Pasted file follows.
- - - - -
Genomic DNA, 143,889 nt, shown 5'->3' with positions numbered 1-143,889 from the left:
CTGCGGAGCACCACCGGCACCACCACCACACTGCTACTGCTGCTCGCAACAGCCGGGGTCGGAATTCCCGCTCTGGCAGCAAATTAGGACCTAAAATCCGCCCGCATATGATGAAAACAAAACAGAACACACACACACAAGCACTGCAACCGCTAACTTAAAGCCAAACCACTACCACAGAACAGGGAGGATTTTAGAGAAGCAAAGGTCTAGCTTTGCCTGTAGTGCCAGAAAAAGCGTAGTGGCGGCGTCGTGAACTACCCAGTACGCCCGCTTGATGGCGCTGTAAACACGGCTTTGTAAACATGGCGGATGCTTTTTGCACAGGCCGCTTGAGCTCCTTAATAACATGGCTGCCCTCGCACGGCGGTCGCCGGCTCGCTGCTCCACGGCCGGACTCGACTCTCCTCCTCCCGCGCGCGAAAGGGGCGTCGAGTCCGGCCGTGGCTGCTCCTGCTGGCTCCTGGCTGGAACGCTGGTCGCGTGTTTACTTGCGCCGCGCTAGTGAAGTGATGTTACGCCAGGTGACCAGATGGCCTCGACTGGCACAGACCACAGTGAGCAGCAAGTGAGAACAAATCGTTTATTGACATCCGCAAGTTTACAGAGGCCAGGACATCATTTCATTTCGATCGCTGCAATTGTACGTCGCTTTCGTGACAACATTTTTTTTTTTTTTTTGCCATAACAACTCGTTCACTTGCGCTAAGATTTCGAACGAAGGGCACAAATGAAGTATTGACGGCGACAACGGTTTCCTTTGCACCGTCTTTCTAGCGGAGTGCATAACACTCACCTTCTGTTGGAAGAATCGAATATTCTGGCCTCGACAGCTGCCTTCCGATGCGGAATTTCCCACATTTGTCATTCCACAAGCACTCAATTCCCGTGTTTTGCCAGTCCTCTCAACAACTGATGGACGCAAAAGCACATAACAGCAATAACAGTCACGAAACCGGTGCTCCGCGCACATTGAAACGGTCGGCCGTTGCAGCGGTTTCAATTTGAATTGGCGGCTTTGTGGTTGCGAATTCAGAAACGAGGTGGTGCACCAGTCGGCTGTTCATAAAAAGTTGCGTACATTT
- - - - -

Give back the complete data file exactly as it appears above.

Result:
Genomic DNA, 143,889 nt, shown 5'->3' with positions numbered 1-143,889 from the left:
CTGCGGAGCACCACCGGCACCACCACCACACTGCTACTGCTGCTCGCAACAGCCGGGGTCGGAATTCCCGCTCTGGCAGCAAATTAGGACCTAAAATCCGCCCGCATATGATGAAAACAAAACAGAACACACACACACAAGCACTGCAACCGCTAACTTAAAGCCAAACCACTACCACAGAACAGGGAGGATTTTAGAGAAGCAAAGGTCTAGCTTTGCCTGTAGTGCCAGAAAAAGCGTAGTGGCGGCGTCGTGAACTACCCAGTACGCCCGCTTGATGGCGCTGTAAACACGGCTTTGTAAACATGGCGGATGCTTTTTGCACAGGCCGCTTGAGCTCCTTAATAACATGGCTGCCCTCGCACGGCGGTCGCCGGCTCGCTGCTCCACGGCCGGACTCGACTCTCCTCCTCCCGCGCGCGAAAGGGGCGTCGAGTCCGGCCGTGGCTGCTCCTGCTGGCTCCTGGCTGGAACGCTGGTCGCGTGTTTACTTGCGCCGCGCTAGTGAAGTGATGTTACGCCAGGTGACCAGATGGCCTCGACTGGCACAGACCACAGTGAGCAGCAAGTGAGAACAAATCGTTTATTGACATCCGCAAGTTTACAGAGGCCAGGACATCATTTCATTTCGATCGCTGCAATTGTACGTCGCTTTCGTGACAACATTTTTTTTTTTTTTTTGCCATAACAACTCGTTCACTTGCGCTAAGATTTCGAACGAAGGGCACAAATGAAGTATTGACGGCGACAACGGTTTCCTTTGCACCGTCTTTCTAGCGGAGTGCATAACACTCACCTTCTGTTGGAAGAATCGAATATTCTGGCCTCGACAGCTGCCTTCCGATGCGGAATTTCCCACATTTGTCATTCCACAAGCACTCAATTCCCGTGTTTTGCCAGTCCTCTCAACAACTGATGGACGCAAAAGCACATAACAGCAATAACAGTCACGAAACCGGTGCTCCGCGCACATTGAAACGGTCGGCCGTTGCAGCGGTTTCAATTTGAATTGGCGGCTTTGTGGTTGCGAATTCAGAAACGAGGTGGTGCACCAGTCGGCTGTTCATAAAAAGTTGCGTACATTT